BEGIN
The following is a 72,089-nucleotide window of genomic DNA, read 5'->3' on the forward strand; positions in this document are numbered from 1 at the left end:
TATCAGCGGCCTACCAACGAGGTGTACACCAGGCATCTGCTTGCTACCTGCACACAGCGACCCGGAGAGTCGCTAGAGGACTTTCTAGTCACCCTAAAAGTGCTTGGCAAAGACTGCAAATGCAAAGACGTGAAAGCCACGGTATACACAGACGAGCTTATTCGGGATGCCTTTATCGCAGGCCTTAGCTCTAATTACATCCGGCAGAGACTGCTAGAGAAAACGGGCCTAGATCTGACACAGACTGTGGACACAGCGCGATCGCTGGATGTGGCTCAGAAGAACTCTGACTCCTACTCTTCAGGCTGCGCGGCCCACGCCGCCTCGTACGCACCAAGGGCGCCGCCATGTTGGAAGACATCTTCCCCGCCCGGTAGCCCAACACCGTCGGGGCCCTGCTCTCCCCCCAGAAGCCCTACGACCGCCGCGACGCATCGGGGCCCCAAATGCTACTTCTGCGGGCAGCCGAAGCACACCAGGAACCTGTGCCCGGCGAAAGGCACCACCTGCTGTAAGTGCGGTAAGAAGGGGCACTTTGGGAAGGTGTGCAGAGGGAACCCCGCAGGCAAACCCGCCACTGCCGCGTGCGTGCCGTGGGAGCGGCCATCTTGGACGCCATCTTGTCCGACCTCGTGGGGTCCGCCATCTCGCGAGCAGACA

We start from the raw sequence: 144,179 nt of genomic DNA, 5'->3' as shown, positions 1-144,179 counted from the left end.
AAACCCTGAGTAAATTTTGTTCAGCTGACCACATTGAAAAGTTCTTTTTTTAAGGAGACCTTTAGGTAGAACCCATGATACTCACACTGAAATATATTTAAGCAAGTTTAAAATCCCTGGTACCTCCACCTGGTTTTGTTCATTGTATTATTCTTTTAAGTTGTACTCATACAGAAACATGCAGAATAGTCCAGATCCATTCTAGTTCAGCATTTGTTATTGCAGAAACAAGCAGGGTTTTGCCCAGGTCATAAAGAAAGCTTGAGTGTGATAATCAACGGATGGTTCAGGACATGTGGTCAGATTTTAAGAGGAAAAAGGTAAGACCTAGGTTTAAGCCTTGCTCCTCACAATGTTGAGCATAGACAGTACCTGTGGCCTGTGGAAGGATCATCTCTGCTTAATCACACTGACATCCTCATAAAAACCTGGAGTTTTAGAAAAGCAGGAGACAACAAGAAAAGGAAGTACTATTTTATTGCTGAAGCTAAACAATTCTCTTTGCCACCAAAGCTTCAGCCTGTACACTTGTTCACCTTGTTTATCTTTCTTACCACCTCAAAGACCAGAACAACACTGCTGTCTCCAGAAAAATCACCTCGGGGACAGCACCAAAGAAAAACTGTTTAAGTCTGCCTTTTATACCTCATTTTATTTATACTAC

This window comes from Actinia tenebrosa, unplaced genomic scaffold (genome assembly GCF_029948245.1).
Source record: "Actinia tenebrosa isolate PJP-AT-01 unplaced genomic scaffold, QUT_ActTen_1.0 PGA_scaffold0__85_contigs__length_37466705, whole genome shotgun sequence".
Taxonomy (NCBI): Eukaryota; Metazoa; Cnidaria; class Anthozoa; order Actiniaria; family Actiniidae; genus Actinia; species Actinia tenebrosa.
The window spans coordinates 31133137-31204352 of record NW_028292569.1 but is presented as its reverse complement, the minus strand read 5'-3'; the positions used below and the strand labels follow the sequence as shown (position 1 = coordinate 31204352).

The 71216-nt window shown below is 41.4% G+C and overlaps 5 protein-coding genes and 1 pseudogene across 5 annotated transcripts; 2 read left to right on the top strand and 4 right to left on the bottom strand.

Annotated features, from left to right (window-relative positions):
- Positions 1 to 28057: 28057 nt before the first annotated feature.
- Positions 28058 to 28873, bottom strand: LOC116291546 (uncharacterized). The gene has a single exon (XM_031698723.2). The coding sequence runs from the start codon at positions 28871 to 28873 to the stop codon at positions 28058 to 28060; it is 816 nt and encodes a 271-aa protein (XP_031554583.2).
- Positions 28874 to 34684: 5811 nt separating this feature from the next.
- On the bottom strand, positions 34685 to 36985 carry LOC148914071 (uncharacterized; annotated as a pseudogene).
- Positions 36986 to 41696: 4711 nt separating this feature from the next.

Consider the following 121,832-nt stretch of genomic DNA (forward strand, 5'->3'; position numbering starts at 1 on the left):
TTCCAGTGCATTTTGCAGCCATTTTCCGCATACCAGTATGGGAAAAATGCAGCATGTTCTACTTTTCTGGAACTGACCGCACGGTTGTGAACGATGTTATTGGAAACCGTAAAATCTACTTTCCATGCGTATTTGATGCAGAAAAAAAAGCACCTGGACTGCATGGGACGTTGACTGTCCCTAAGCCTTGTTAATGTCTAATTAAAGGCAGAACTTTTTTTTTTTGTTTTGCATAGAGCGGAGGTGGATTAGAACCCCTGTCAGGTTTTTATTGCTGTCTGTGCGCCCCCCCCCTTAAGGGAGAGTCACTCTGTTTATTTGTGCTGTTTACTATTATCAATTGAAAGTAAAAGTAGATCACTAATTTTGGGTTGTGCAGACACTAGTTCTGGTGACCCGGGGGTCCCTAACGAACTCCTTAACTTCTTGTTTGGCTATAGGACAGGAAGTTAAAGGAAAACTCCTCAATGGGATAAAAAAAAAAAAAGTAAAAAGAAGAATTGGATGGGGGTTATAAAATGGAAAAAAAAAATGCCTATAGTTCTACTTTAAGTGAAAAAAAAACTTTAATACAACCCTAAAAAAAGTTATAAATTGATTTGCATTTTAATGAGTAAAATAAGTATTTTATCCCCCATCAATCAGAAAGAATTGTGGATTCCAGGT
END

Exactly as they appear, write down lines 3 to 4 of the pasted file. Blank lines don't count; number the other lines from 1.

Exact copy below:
We start from the raw sequence: 144,179 nt of genomic DNA, 5'->3' as shown, positions 1-144,179 counted from the left end.
AAACCCTGAGTAAATTTTGTTCAGCTGACCACATTGAAAAGTTCTTTTTTTAAGGAGACCTTTAGGTAGAACCCATGATACTCACACTGAAATATATTTAAGCAAGTTTAAAATCCCTGGTACCTCCACCTGGTTTTGTTCATTGTATTATTCTTTTAAGTTGTACTCATACAGAAACATGCAGAATAGTCCAGATCCATTCTAGTTCAGCATTTGTTATTGCAGAAACAAGCAGGGTTTTGCCCAGGTCATAAAGAAAGCTTGAGTGTGATAATCAACGGATGGTTCAGGACATGTGGTCAGATTTTAAGAGGAAAAAGGTAAGACCTAGGTTTAAGCCTTGCTCCTCACAATGTTGAGCATAGACAGTACCTGTGGCCTGTGGAAGGATCATCTCTGCTTAATCACACTGACATCCTCATAAAAACCTGGAGTTTTAGAAAAGCAGGAGACAACAAGAAAAGGAAGTACTATTTTATTGCTGAAGCTAAACAATTCTCTTTGCCACCAAAGCTTCAGCCTGTACACTTGTTCACCTTGTTTATCTTTCTTACCACCTCAAAGACCAGAACAACACTGCTGTCTCCAGAAAAATCACCTCGGGGACAGCACCAAAGAAAAACTGTTTAAGTCTGCCTTTTATACCTCATTTTATTTATACTAC